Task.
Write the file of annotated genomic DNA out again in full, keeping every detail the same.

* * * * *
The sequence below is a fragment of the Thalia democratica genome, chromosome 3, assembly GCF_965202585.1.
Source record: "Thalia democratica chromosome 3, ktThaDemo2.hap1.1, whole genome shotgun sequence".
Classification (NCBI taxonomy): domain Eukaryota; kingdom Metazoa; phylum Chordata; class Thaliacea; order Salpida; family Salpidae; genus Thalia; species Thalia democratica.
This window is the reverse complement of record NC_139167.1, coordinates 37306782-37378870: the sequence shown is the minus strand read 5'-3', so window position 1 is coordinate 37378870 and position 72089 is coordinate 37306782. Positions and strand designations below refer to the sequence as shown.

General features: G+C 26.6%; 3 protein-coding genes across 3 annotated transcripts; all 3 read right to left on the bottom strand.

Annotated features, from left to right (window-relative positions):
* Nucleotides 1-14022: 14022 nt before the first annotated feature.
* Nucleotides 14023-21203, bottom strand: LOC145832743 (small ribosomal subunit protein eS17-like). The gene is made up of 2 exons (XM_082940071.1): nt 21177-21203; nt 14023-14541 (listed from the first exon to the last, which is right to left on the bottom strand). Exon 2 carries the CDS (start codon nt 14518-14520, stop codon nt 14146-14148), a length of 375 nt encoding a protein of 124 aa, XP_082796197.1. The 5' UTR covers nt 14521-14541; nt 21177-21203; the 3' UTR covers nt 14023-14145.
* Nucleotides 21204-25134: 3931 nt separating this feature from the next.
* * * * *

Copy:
The sequence below is a fragment of the Thalia democratica genome, chromosome 3, assembly GCF_965202585.1.
Source record: "Thalia democratica chromosome 3, ktThaDemo2.hap1.1, whole genome shotgun sequence".
Classification (NCBI taxonomy): domain Eukaryota; kingdom Metazoa; phylum Chordata; class Thaliacea; order Salpida; family Salpidae; genus Thalia; species Thalia democratica.
This window is the reverse complement of record NC_139167.1, coordinates 37306782-37378870: the sequence shown is the minus strand read 5'-3', so window position 1 is coordinate 37378870 and position 72089 is coordinate 37306782. Positions and strand designations below refer to the sequence as shown.

General features: G+C 26.6%; 3 protein-coding genes across 3 annotated transcripts; all 3 read right to left on the bottom strand.

Annotated features, from left to right (window-relative positions):
* Nucleotides 1-14022: 14022 nt before the first annotated feature.
* Nucleotides 14023-21203, bottom strand: LOC145832743 (small ribosomal subunit protein eS17-like). The gene is made up of 2 exons (XM_082940071.1): nt 21177-21203; nt 14023-14541 (listed from the first exon to the last, which is right to left on the bottom strand). Exon 2 carries the CDS (start codon nt 14518-14520, stop codon nt 14146-14148), a length of 375 nt encoding a protein of 124 aa, XP_082796197.1. The 5' UTR covers nt 14521-14541; nt 21177-21203; the 3' UTR covers nt 14023-14145.
* Nucleotides 21204-25134: 3931 nt separating this feature from the next.